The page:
In my opinion, the monthly tax hit sucks, but is typically managable, so find something secure, but it does not have to be zeros, seeing as how yields are so low.  Make sure you have enough liquid to pay month to month bills, and then use CD's to handle the rest.  You can get a one year CD at 4% right now, while a 1 year zero gets you squadoosh.  That is how I handled mine, but to each his own.
 
Why would you use CDs?
Nov 19, 2008 5:56 pm
Dovey:

I've probably narrowed down between Wachovia & Morgan.  The upfront is 125% & 100%.  Back end kicks in after month 14 (or sooner if i hit the number of assets tfrd sooner) = also forgivable loans.

Question:  How do they handle the withholding on those front checks?  I would presume that it would be little to nothing, until it is forgiven each year.  If so, i guess  it would make sense to buy zeros to coincide w/each years liability?  Thoughts or experience anyone??  Thx.

 
I think at MS they forgive it annully and they play the "write me a check for X, and MS will write you a check for X- taxes" game.
Nov 19, 2008 10:07 pm

Most are annual on the forgivness. Also the way the IRS wants to see it now is through a Transition Bonus payment. For example if you got a 900k check on a 9 year deal the firm would pay you 100K on your first anniversary plus the intrest rate (4% for example) charged. They would immediatley take that payment back from you to pay 1/9 of the loan off.



You pay tax on the 100k plus intrest the firm bonused you on. Although most firms are now annual on loan forgivness If you left and payed back a pro-rated amount they would proably stop pursuing you.

Nov 22, 2008 7:15 pm

(retracted post. Wouldn't let me delete.)

Nov 22, 2008 7:17 pm
greyhairedbrker:
duster10:

Correct, check is tax free originally, at Wachovia they put the money into a brokerage acct, from there, you do what you want. The money is "forgiven" monthly, with modest interest on each amount.



For example, a 12K bonus forgivable over one year = 12/12=1K per month on your paycheck in extra taxes (plus interest).



In my opinion, the monthly tax hit sucks, but is typically managable, so find something secure, but it does not have to be zeros, seeing as how yields are so low. Make sure you have enough liquid to pay month to month bills, and then use CD's to handle the rest. You can get a one year CD at 4% right now, while a 1 year zero gets you squadoosh. That is how I handled mine, but to each his own.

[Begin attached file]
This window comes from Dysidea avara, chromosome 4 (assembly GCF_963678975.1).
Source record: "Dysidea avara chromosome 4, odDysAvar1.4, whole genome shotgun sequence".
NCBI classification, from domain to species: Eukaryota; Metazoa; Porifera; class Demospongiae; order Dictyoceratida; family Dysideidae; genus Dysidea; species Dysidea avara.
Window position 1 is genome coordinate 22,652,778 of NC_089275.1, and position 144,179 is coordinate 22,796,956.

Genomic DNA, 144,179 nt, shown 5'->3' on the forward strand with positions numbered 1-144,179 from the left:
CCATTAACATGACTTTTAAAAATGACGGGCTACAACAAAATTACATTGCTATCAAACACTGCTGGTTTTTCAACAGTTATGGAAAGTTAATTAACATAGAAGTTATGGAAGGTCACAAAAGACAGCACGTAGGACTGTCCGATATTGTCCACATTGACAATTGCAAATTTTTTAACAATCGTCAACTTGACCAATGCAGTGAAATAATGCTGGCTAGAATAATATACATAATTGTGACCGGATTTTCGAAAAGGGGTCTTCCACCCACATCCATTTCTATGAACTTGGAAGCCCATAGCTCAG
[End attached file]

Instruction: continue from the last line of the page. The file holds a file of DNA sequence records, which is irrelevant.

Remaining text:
Why would you use CDs?





Why wouldn't I use CD's??

Nov 22, 2008 7:59 pm

Duster,
I can't speak for GreyHaired's question on why he questions CDs. But in your case is the tax due annually? So you just staggered a CD per April?

Nov 22, 2008 9:44 pm
duster10:
greyhairedbrker:
duster10:

Correct, check is tax free originally, at Wachovia they put the money into a brokerage acct, from there, you do what you want.  The money is "forgiven" monthly, with modest interest on each amount.

 

For example, a 12K bonus forgivable over one year = 12/12=1K per month on your paycheck in extra taxes (plus interest). 

 

In my opinion, the monthly tax hit sucks, but is typically managable, so find something secure, but it does not have to be zeros, seeing as how yields are so low.  Make sure you have enough liquid to pay month to month bills, and then use CD's to handle the rest.  You can get a one year CD at 4% right now, while a 1 year zero gets you squadoosh.  That is how I handled mine, but to each his own.
 

Why would you use CDs?



Why wouldn't I use CD's??

 
I guess the question is, is there a special reason you're using a CD? Is it due to concerns about the performance of a traditional balanced portfolio at this point, or are you keeping a short term focus because of some element of the loan itself?